The Dewey Decimal Deathmatch: Books vs. eReader

I’ve said, on more than one or two occasions, that extremism is bad. To be so devoted to any one secular side of a spectrum or argument makes one blind to the opposing perspective makes one blind to the world around them. More often than not, I’ve applied this philosophy to terms of political leanings, or social issues, but there is an exception. Books.

In another life, I was a commentator for professional Mixed Martial Arts (MMA), and part of my duties was assembling statistics on fights. My job was to analyze data, to create hype around the fights to occur, and provide analysis of the fights after they’ve gone down. I’ve seen grown men get hit so hard they don’t know what day of the week it is, or what town they’ve come from. All of that considered I’ve never been more internally conflicted by opposing choices than choosing between a physical copy of a book or an eReader such as an Amazon Kindle or a Nook.

For this week’s blog, I’m going to tap into a former life, and I’m going to break down the tale of the tape, and analyze the war of attrition between the Book and the eReader!

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Spotify Killed the Video Star

In 2007, I was an intern at Magnum Broadcasting in State College, PA. That experience was wonderful and I still have lifelong friends from the experience. I learned a LOT about business, digestible media, and how commerce can be strange bedfellows with neighborhoods & citizenship. I can say, with certainty, that experience with Magnum Broadcasting put me on the path to do the things I’ve done, & I’m grateful.

Blame it on the neurodivergence, but I need a specific type of music in my ear while I’m working, to get the most out of my work day. I’m a kid, hardly twenty-one years old, I’ve got a cheap MP3 player I bought from winnings on a scratch-off, & I am working away. The General Manager, Diana (who looks remarkably like a young Linda Hamilton) comes into the room I was working in, & she’s not happy. She points out how bad it would look if an advertiser were to come in and see me listening to anything other than what the company is putting out on the air. As soon as she said it, it made perfect sense. I wouldn’t have had the first clue before that. That’s the kind of common sense I learned that has taken me places in business.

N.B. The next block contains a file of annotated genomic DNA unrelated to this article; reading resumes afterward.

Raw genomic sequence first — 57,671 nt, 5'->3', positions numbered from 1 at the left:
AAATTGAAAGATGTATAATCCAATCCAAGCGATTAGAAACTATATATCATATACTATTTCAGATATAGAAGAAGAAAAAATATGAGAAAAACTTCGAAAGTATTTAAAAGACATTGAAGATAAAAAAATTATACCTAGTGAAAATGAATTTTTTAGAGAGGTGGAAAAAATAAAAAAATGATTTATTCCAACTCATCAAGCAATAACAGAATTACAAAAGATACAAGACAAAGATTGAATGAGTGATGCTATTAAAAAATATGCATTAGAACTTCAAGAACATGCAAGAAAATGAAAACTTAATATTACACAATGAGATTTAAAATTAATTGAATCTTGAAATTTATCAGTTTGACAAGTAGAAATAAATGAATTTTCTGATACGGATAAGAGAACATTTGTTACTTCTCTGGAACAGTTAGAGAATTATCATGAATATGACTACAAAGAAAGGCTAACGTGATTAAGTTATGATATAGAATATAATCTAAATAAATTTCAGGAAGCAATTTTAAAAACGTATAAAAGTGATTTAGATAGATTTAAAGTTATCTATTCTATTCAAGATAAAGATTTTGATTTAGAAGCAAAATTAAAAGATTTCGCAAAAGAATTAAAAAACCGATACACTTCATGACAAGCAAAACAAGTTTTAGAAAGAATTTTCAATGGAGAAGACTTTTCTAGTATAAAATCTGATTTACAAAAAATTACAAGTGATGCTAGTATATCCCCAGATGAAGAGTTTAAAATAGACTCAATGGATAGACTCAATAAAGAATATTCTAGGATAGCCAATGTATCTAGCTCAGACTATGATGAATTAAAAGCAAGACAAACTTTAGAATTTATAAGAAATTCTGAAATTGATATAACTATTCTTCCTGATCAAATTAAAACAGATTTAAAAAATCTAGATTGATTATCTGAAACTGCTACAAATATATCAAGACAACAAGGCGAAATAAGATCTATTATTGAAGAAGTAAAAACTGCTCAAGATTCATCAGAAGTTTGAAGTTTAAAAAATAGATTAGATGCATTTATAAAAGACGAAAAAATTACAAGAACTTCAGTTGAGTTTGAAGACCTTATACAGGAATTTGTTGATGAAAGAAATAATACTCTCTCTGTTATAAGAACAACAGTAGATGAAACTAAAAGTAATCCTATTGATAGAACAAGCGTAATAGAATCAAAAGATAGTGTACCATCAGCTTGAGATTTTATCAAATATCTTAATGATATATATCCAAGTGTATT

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Story Time:  a Prayer to the Gray Man

September 2018 — Wilmington, North Carolina

In another life, I looked after houses for other people, and looked after the day-to-day minutiae of keeping the houses making money. That responsibility comes with a few burdens: when the home needed repair, I found the solutions for repair; when the homes were empty, I rallied the troops to make them appealing to rent; when disaster was impending, I did what I could to hedge the odds the bad moon rising would shine on someone else’s home.

When a hurricane is impending, you may be fortunate enough to have a week’s notice. The seven days between the storm brewing out in the office and stepping foot on the coast is spent chewing on nails while you wait to find out how bad the storm will be. The locals boast about the storms they’d endured, how they had no plans of leaving their homesteads, and would give the mercy of telling the transplants they had nothing to worry about. In the world of obtaining bids to replace roofs and knowing what mold smells like as soon as you walk in the door, there is no room for such mercy.

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Imposter Syndrome: Not Just a Great Name for a Band!

If I’m being honest with myself, if I saw a band with the name Imposter Syndrome on a flyer at my favorite local show venue (big love to Reggie’s on 42nd Street in Wilmington, NC!), I’d go see them. The name kind of gives some post-nu-metal rap fusion vibes, but I’d put down the cover to see them.

Imposter Syndrome, in a context fit for an author’s blog, is the phenomenon when an author feels like a fraud, and has an overwhelming conviction of such to the point they undermine the validity of their body of work. Hi, my name is A.P. Miller, and I have Imposter Syndrome. 

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A Diet of Dummy-Books: How Comic Books & Graphic Novels Ignited My Love for Reading

1995-1996

Moshannon Valley Elementary School – Madera, Pennsylvania

My fifth-grade teacher (who will not be named in this blog in fear of summoning the demon that occupied her flesh) gave us a writing assignment for our composition books: write a story. Obviously, this woman was packed to the brim with inspiration & vision, right? We could write a story about whatever we wanted, so I did. I never claimed to be a usual child, I had a wild imagination, and wanted everyone to be excited about it. In that tan-and-red composition book I penned a tale about a child that goes to the doctor to get something out of his eye, and the doctor turns out to be an alien cyborg whose head walked around on metal octopus ears. The doctor would shoot tendrils—long string like appendages, often found on plants—to grab things. Mrs. “I look too much like my brother for anyone to be comfortable about it” says to me: “I don’t even know what that word means.”

This woman was an educator. An educator was giving me shit about using a big word that exceeded her understanding.

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